[የግዕዝ ፈደላት]


Spelling out Ethiopia in 33 Characters


  The Hornbook of Pêro da Covilhã spells out the history of Ethiopia through a series of  33  biographical vignettes of emblematic Ethiopian lives – with each life corresponding to one of the main 33 symbols of the Abyssinian Syllabary – or Abugida.

  The story begins with Yves-Marie Stranger receiving a mysterious outline of Pêro da Covilhã’s Ethiopian Hornbook containing the long lost memoirs of the Portuguese traveller, an account preserved for five centuries in an Ethiopian hornbook*,  by Pero’s descendants in Ethiopia.

The Hornbook includes sketches of Ethiopian historical characters, associated to numerological annotations from a forgotten work of the French anthropologist Marcel Griaule, L’Arithnomancie Ethiopienne. Ensues a romp through the pages of Ethiopian history, that will ultimately lead to an excursion to the summit of Mount Kaka, a 4 000 high peak located in the Rift Valley.

*Hornbook: a primer for study made of horn affixed to a hard surface. Often used for learning to read. Pêro da Covilhã’s hornbook was first used by Pêro’s to learn the abugida, or Ethiopian syllabary, and to transcribe the events of his life during his forty years in Ethiopia.

It is a precious account of the great historical events of those times, and later centuries, as the Portuguese explorer’s descendants continued to use the hornbook to collect events and stories henceforth. As such it constitutes a chronicle of five hundred years of Ethiopian history.

  Part historical fiction and part magic scroll, The Abyssinian Syllabary compounds tentative fact and patent fiction to  breathe a new life into the characters of the Ethiopian palimpsest.

፦  Spelling out the many lives of  Victor Lazlo [], Rimbaud [], King Théodore [], the Monk Théodore [], Munziger Pasha [], Alessandro Zorzi [],  Arab Faquih [], Leonard Cohen [], Umm Delombera [], Menfus Kiddus [] and  more… 


  With a prologue by the distinguished scholar Manuel de Guèz.






፴፫  (33) Lives-Letters-Characters

From  to 


“At one time, Ts’ui Pen must have said: ‘I am going into seclusion to write a book,’ and at another, ‘I am retiring to construct a maze.’ Everyone assumed these were separate activities. No one realised that the book and the labyrinth were one and the same…”

                           The Garden of Forking Paths, Jorge Luis Borges




From the prologue of Manuel de Guèze:


 ” (…) so that, of course, one can wonder, not only at the question of what is an Ethiopian – but if there even ever was such a thing. For nations are similar to the knife of yore,  still sharp after 2 000 years. The handle of which was refashioned, then the blade, and this ad infinitum.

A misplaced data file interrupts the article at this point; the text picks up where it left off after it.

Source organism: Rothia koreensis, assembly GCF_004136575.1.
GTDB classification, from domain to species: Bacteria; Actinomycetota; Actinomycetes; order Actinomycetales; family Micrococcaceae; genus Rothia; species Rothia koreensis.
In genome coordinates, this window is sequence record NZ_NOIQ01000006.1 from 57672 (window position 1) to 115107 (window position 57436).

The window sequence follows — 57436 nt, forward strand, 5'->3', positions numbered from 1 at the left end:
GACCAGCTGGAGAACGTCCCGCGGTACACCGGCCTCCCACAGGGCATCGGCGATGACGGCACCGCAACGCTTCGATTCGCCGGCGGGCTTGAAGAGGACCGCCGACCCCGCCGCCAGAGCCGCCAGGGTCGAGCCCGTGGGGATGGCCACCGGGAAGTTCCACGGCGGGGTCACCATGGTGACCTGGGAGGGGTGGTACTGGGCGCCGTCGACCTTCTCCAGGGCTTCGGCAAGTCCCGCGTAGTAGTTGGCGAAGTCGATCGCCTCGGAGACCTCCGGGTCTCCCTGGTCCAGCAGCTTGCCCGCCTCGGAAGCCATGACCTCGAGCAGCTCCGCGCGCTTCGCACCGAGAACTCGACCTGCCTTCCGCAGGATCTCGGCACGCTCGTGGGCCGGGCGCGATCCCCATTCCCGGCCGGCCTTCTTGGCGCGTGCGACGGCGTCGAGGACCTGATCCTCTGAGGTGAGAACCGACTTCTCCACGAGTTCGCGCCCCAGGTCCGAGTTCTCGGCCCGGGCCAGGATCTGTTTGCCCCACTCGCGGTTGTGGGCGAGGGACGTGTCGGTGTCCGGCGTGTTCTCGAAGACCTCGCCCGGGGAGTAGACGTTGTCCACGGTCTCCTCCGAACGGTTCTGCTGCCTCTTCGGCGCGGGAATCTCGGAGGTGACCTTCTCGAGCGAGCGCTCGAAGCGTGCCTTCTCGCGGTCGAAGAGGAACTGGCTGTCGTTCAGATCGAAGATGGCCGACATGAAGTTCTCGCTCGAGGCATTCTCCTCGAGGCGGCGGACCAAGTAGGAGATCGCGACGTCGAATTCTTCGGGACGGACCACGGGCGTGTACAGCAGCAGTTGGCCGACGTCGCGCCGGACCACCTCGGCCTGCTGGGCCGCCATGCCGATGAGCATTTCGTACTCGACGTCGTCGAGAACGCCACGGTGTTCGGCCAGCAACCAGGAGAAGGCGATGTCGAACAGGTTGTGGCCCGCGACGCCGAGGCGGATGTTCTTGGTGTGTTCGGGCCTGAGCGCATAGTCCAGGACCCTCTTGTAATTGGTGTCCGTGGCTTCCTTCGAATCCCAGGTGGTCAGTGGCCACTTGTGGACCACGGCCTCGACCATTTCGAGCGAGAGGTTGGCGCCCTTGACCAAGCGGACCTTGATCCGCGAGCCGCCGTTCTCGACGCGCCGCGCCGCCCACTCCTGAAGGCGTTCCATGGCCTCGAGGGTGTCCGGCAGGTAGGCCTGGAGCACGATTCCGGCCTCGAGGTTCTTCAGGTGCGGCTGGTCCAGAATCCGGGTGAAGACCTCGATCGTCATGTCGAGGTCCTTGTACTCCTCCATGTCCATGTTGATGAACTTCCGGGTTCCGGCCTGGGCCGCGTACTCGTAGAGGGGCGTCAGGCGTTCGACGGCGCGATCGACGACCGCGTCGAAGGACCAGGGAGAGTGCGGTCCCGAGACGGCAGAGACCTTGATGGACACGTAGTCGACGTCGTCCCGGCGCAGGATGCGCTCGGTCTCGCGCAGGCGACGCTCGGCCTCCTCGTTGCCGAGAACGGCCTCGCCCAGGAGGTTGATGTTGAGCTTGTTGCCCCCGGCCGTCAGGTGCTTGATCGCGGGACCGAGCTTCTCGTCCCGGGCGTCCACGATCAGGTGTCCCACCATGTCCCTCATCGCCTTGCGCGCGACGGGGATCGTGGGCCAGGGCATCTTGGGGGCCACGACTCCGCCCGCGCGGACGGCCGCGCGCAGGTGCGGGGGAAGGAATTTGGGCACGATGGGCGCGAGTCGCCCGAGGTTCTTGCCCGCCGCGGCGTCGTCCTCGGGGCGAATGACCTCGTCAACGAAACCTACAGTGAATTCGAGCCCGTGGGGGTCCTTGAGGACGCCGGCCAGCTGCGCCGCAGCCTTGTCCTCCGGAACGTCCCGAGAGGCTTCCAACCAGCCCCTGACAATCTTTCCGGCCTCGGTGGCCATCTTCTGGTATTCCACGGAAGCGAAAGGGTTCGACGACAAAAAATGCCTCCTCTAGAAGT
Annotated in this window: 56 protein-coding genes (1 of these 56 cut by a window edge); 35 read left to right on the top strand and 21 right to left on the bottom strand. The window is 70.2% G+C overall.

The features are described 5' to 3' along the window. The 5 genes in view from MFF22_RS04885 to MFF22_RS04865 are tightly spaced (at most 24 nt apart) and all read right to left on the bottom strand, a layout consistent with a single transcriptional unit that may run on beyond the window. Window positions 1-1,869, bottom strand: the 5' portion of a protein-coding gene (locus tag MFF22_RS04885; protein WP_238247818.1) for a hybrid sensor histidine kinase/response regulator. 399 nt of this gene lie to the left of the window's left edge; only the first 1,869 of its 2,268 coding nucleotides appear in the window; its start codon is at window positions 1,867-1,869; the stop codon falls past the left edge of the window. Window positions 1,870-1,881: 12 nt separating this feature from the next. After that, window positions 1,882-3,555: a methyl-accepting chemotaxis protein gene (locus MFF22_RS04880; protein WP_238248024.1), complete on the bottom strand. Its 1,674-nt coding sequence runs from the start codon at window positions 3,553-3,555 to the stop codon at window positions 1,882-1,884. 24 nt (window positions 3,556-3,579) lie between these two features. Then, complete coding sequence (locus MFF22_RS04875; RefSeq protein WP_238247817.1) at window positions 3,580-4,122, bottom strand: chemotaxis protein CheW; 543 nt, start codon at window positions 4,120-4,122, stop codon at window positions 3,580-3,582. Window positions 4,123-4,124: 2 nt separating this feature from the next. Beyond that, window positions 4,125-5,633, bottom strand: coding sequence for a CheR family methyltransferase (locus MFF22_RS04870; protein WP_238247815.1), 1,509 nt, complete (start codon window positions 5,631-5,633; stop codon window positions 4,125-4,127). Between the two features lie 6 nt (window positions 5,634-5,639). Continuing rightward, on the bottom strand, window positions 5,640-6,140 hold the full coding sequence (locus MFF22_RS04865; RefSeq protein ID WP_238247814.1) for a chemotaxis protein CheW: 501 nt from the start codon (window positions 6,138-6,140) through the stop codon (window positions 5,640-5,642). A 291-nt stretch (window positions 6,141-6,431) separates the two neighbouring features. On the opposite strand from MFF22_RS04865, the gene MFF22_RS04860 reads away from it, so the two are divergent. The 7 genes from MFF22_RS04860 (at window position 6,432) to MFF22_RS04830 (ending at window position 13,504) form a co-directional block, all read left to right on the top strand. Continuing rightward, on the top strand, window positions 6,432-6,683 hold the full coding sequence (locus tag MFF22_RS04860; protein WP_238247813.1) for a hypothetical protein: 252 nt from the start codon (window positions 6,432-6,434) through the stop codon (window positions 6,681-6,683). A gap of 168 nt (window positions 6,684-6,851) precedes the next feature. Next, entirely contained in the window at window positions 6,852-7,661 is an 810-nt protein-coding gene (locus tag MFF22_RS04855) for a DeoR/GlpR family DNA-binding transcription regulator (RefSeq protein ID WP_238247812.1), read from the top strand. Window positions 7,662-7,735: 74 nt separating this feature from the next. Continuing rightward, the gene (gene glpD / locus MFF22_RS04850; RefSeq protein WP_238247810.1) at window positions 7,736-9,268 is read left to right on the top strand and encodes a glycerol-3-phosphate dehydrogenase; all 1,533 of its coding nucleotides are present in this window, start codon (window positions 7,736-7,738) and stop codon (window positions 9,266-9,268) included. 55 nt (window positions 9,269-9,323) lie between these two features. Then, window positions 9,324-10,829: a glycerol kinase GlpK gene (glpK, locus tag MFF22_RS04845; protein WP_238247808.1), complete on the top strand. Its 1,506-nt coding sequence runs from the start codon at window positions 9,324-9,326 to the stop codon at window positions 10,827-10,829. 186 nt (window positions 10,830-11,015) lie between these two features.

And yet – we would like to believe that we are one and the same with the people of yesteryear. In this view, the English are, at all times, the English, and the Ethiopians are, and always were, the Ethiopians. And so, we continue to carve up our histories with this blade – not realising that it is our own razor sharp utensil – our inward eye – which is perpetually refocusing on the needs of the present.

We only delve into the abyss of time, in a desire to shed light on our present predicament – so that I would vouch to say that the English yeoman, the Inuit of Ultima Thule and the swarthy Abyssinian never truly did exist – or if so, never in any form that we ourselves could possibly unravel – The past is not only a foreign land, it is a country peopled by foreigners.”


From the 33 Characters:



Ewastewos, A Heretic


          ፦ Ewastewos partook of sorghum porridge, such as the other little childrens, and he played at  the game shepherd & flock, with clay and white stones, such as is the nature of all little childrens. And, similar again to all other children, he went about naked, without being ashamed, until the age of six years, age at which he was  covered with a piece of rough fabric that held two holes for the arms and one for the head.

          This is also the age at which he was brought to the priests, to learn his syllabary, and the age at which he stopped having his head shaven. The first morning, when Ewastewos sat himself down under the fig tree where the lesson was given, the swarm of bees congregated above him once more, and pulsated in unison to the chanting of the fidels, and the child Ewastewos did not fumble these fidels similar to the other pupils, but to the contrary enounced them to perfection.

          On the second day, this swarm did not return but Ewastewos now possessed his syllabary in its entirety and could read it clearly without even a single mistake. On the third day, he read the Psalms of David in Ge’ez, and he knew them. On the fourth, he initiated his reading of the Old Testament, and on the fifth completed the New (…) 

From the Life of Ewastewos


  Mentewab, A Queen


          ፦ Mentewab was carried away as booty at the time of the wars that ensued her father’s demise, between a Falasha Ras from the Semien and an Arabised chief from the Mitsua lowlands, who each had set their whetted appetites on the fertile strip between Axum and the coast. It is this Ras from Simien who bundled her away to his cold kingdom, where flowers bloomed on shafts at three men’s height from the ground, and where apes cropped grass such as sheep in the paddocks. In these lands, even the jackals wore red-coloured coats, so as to better keep their heat. Mentewab knew the man, who was clumsy and rough, but not a bad sort even though he called himself a Jew, so that she gave him her affections, a little because she had a loving heart, and also because it was so chilly (…)